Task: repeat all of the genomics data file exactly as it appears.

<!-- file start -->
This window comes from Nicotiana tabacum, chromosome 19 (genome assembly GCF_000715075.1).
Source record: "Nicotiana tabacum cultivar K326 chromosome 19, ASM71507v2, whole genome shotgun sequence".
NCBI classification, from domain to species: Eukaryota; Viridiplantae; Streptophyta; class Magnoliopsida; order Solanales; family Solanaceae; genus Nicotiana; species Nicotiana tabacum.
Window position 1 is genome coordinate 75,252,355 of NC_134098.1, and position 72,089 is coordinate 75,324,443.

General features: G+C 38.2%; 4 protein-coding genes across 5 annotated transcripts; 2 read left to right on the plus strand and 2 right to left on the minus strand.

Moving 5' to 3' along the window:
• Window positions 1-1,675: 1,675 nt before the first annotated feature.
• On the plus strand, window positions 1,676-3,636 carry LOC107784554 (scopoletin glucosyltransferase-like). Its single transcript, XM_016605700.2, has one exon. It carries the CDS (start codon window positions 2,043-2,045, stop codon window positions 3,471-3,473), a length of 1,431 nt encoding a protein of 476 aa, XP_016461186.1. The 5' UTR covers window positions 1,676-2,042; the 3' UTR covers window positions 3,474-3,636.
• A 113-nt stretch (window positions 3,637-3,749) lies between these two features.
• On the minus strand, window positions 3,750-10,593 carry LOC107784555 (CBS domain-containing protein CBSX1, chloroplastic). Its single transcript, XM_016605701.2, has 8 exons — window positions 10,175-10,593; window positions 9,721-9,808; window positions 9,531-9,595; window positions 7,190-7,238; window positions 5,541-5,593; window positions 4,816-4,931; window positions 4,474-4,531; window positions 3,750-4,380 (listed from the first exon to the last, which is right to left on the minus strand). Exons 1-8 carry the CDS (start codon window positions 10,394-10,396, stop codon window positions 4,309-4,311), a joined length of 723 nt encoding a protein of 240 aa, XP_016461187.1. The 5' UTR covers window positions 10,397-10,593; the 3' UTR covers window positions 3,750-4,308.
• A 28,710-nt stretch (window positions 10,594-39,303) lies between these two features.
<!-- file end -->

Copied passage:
This window comes from Nicotiana tabacum, chromosome 19 (genome assembly GCF_000715075.1).
Source record: "Nicotiana tabacum cultivar K326 chromosome 19, ASM71507v2, whole genome shotgun sequence".
NCBI classification, from domain to species: Eukaryota; Viridiplantae; Streptophyta; class Magnoliopsida; order Solanales; family Solanaceae; genus Nicotiana; species Nicotiana tabacum.
Window position 1 is genome coordinate 75,252,355 of NC_134098.1, and position 72,089 is coordinate 75,324,443.

General features: G+C 38.2%; 4 protein-coding genes across 5 annotated transcripts; 2 read left to right on the plus strand and 2 right to left on the minus strand.

Moving 5' to 3' along the window:
• Window positions 1-1,675: 1,675 nt before the first annotated feature.
• On the plus strand, window positions 1,676-3,636 carry LOC107784554 (scopoletin glucosyltransferase-like). Its single transcript, XM_016605700.2, has one exon. It carries the CDS (start codon window positions 2,043-2,045, stop codon window positions 3,471-3,473), a length of 1,431 nt encoding a protein of 476 aa, XP_016461186.1. The 5' UTR covers window positions 1,676-2,042; the 3' UTR covers window positions 3,474-3,636.
• A 113-nt stretch (window positions 3,637-3,749) lies between these two features.
• On the minus strand, window positions 3,750-10,593 carry LOC107784555 (CBS domain-containing protein CBSX1, chloroplastic). Its single transcript, XM_016605701.2, has 8 exons — window positions 10,175-10,593; window positions 9,721-9,808; window positions 9,531-9,595; window positions 7,190-7,238; window positions 5,541-5,593; window positions 4,816-4,931; window positions 4,474-4,531; window positions 3,750-4,380 (listed from the first exon to the last, which is right to left on the minus strand). Exons 1-8 carry the CDS (start codon window positions 10,394-10,396, stop codon window positions 4,309-4,311), a joined length of 723 nt encoding a protein of 240 aa, XP_016461187.1. The 5' UTR covers window positions 10,397-10,593; the 3' UTR covers window positions 3,750-4,308.
• A 28,710-nt stretch (window positions 10,594-39,303) lies between these two features.